Chef Q&A: Culinary inspiration with Tim Guiltinan of The Raymond Restaurant in Pasadena

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Interview by Claudia S. Palma
ROSE: What inspired you to be a chef?
Guiltinan: I watched cooking shows growing up. I started cooking at home, then I started working at a restaurant at 16 or 17 years old. I’ve worked from bartender to pizza delivery to management. I spent a year and a haIf as a prep cook and that was really good. It shaped who I am as a cook. I’m able to teach the new cooks coming out of school. I don’t do good following people, I gotta be at the top of the line. I worked at big corporation restaurants and they’re good for learning but not good for creativity. It’s very stressful and not rewarding. If you don’t get to reward yourself with the creativity side, you might as well sit in an office.

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R: What is your favorite dish to cook?
Guiltinan: I always liked clams. Clams with a Spanish chorizo, some smoked paprika, a lot of wine (to cook with) and a heavy dark beer. I could eat that all day long.
R: What is it like for you working at a historical place like The Raymond?
Guiltinan: I love it. The cooking’s the fun part, especially at this place, you gotta be (at) the stoves all the time. The kitchen’s always alive — it doesn’t stop; the restaurant is closed but the kitchen’s still going. It can be a fun life.  The relationships are very important, probably the most important ingredient that gets left out. 
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R: Have you always focused on seasonal/fresh ingredients when cooking?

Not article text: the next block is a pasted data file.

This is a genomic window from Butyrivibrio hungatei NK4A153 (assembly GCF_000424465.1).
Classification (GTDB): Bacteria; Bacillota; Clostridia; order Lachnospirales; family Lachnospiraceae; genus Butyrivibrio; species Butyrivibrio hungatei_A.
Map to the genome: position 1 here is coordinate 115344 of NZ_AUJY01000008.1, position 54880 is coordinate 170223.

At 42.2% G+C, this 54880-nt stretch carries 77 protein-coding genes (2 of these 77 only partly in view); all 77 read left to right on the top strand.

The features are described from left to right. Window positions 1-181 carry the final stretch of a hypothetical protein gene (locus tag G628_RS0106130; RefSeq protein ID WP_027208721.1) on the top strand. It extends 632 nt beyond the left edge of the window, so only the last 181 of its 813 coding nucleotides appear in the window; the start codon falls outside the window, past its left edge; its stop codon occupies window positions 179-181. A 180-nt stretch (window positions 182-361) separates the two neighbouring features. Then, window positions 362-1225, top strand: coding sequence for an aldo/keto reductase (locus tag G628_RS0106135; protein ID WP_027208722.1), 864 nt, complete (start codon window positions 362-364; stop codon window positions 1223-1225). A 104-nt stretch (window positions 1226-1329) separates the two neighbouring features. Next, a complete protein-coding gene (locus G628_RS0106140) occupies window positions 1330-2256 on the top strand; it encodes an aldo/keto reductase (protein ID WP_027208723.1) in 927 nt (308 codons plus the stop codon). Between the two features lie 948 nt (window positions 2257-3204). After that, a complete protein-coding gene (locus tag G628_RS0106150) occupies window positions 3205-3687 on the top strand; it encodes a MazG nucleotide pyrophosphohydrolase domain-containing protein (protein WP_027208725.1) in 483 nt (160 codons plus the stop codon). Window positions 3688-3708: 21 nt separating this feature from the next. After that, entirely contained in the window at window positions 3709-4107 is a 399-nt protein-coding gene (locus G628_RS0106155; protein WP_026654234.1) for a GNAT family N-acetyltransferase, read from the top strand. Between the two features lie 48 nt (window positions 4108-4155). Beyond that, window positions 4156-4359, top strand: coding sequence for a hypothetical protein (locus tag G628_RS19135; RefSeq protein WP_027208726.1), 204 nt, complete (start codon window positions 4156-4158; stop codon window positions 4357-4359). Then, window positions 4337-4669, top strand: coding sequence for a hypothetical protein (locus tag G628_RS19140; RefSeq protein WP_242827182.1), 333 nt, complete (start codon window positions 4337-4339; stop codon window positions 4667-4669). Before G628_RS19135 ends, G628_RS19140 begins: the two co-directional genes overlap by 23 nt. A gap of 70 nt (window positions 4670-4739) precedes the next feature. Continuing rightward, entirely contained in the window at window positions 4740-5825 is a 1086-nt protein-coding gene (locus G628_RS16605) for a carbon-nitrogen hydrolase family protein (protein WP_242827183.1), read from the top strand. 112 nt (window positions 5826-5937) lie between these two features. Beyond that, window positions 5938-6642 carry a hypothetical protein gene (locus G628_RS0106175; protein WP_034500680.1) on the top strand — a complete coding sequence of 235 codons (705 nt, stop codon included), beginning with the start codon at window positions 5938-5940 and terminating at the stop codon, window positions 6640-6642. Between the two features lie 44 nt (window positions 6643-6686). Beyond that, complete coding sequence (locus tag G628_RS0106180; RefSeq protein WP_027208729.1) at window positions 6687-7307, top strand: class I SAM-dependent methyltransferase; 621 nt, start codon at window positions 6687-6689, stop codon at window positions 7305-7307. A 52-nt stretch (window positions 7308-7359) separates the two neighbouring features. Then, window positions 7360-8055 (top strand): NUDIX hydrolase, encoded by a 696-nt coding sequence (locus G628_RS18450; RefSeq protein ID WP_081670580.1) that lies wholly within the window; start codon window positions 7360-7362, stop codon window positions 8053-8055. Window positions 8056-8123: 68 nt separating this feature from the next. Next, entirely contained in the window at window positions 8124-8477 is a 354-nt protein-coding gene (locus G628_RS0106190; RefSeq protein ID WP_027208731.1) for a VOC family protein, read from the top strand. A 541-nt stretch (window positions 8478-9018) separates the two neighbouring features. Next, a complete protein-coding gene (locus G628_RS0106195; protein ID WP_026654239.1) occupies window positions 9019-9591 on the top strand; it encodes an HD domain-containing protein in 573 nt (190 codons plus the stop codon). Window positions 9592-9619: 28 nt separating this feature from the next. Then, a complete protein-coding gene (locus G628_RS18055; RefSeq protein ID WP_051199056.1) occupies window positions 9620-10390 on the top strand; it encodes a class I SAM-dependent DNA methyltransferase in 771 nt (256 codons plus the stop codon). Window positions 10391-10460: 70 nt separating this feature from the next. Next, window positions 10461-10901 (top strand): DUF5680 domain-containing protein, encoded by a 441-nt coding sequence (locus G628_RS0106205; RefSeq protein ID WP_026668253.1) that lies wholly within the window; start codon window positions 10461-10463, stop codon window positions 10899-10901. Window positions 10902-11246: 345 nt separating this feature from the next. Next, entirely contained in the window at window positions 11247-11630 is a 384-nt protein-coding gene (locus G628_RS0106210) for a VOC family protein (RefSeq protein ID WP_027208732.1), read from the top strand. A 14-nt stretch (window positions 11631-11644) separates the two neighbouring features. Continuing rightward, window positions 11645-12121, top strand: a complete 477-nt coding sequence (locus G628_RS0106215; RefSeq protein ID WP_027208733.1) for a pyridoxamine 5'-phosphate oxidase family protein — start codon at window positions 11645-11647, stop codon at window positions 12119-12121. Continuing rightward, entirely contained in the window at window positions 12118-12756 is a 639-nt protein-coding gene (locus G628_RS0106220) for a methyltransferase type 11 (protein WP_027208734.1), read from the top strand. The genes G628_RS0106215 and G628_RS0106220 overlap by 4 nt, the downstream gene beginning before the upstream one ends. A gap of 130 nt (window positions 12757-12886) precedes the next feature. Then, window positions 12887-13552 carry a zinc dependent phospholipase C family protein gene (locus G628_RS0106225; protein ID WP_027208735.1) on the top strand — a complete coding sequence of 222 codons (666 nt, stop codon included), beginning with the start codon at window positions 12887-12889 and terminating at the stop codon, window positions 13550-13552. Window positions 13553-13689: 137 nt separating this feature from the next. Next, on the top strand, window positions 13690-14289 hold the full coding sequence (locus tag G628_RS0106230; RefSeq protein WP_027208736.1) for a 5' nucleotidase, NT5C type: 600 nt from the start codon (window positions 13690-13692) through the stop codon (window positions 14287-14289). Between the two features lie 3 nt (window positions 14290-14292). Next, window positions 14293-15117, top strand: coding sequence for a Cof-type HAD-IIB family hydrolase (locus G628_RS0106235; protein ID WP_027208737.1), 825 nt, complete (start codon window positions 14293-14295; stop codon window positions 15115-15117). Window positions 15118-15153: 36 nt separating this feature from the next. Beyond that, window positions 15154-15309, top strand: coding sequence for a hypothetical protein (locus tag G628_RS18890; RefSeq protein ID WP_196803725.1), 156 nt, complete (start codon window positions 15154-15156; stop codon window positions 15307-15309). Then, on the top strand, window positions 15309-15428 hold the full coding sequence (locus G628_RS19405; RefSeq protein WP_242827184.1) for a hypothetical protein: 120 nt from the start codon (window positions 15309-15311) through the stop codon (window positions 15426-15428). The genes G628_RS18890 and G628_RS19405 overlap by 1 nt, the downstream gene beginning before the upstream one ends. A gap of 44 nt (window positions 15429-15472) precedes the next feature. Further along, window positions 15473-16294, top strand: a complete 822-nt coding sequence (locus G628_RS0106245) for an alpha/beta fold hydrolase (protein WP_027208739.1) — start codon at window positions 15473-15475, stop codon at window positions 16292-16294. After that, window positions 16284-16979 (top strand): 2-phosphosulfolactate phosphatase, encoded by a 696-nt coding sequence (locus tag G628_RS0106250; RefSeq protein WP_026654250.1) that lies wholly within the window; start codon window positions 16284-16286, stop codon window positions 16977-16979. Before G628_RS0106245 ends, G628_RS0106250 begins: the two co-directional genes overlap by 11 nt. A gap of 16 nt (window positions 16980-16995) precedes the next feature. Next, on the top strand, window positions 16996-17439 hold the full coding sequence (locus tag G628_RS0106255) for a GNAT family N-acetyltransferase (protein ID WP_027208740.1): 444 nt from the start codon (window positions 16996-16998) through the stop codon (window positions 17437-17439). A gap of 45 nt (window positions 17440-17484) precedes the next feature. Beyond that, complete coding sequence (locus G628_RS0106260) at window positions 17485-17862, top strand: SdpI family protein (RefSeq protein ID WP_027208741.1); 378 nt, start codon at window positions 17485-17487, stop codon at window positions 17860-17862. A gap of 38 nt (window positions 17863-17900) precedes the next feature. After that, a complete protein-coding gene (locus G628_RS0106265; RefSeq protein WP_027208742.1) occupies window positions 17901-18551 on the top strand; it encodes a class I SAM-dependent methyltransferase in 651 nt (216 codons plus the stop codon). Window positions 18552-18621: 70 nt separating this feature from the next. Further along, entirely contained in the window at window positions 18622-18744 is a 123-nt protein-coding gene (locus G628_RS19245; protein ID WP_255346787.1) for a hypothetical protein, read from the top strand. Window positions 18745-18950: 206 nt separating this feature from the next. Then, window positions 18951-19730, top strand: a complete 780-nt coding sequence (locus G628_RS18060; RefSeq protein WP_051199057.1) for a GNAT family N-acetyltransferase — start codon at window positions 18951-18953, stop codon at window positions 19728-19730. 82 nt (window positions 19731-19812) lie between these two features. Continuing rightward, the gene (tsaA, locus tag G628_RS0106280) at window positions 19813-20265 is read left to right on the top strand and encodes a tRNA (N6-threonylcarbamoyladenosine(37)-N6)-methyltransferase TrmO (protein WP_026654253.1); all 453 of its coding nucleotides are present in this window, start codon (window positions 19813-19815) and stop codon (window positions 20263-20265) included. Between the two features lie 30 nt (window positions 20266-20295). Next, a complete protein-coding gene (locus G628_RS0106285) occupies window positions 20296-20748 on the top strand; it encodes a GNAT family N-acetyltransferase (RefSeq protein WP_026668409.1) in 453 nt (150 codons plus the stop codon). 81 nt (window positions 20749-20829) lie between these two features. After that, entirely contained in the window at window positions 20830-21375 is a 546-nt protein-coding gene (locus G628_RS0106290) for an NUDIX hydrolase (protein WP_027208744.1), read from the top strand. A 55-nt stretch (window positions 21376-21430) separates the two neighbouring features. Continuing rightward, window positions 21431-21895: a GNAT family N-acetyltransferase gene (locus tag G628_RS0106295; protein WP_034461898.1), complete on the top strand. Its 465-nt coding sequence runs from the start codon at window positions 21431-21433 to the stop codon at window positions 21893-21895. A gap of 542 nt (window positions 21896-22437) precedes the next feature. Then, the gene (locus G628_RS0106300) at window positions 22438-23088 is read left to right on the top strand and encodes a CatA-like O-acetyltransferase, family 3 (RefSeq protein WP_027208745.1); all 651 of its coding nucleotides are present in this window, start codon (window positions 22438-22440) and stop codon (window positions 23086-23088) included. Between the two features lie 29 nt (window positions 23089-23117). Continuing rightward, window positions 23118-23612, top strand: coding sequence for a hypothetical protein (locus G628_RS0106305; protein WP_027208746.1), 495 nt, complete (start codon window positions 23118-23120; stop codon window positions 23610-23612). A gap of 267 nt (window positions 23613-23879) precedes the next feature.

Guiltinan: You gotta get the best ingredient. That’s your job. Yeah, there’s cost but the quality of the ingredient makes the difference — there’s a big margin with English peas. They’re expensive but it makes a difference in the end; people are gonna say, “these are some damn good peas.” Then there’s the relationships you build with the vendors. You have farmers and you know them, they know what you like.  
R: What inspires you when creating a new dish?
Guiltinan: It changes all the time. My idea of what was cool five years ago is different from now. I make changes often. Sometimes you get inspired by a beautiful piece of fish. I’ll get inspired by the weather or by a line chef talk about something he ate. Sometimes inspiration comes from a new cookbook. It comes from a lot of things. I just went to Chicago and I ate, like, 100 hot dogs — they were some good hot dogs. Right there’s an influence.
R: Do you look to your kitchen staff for suggestions or ideas?
Guiltinan: Some people want to get creative and take chances and you don’t want to say no to that. I try to let them because I had a chef say no to me before and that wasn’t good. If you give them the tools, they can do it for you. They get to a point where they take pride in what they do. You want to instill pride in the kitchen. 
R: How important is presentation to a chef?
Guiltinan: Presentation is very important. It’s visual art, you taste it, you smell it, you can feel the crunchiness — it carries several art forms into one. They say you first eat with your eyes. It’s enjoyment for me and the chefs (to plate a meal). Presentation is something you can’t really teach. It’s where the creative, artistic side of the individual chef comes out. Some of it’s how you want it to be (eaten), how you want it to taste, what kind of plate you have or how it’s gonna look sitting on the plate.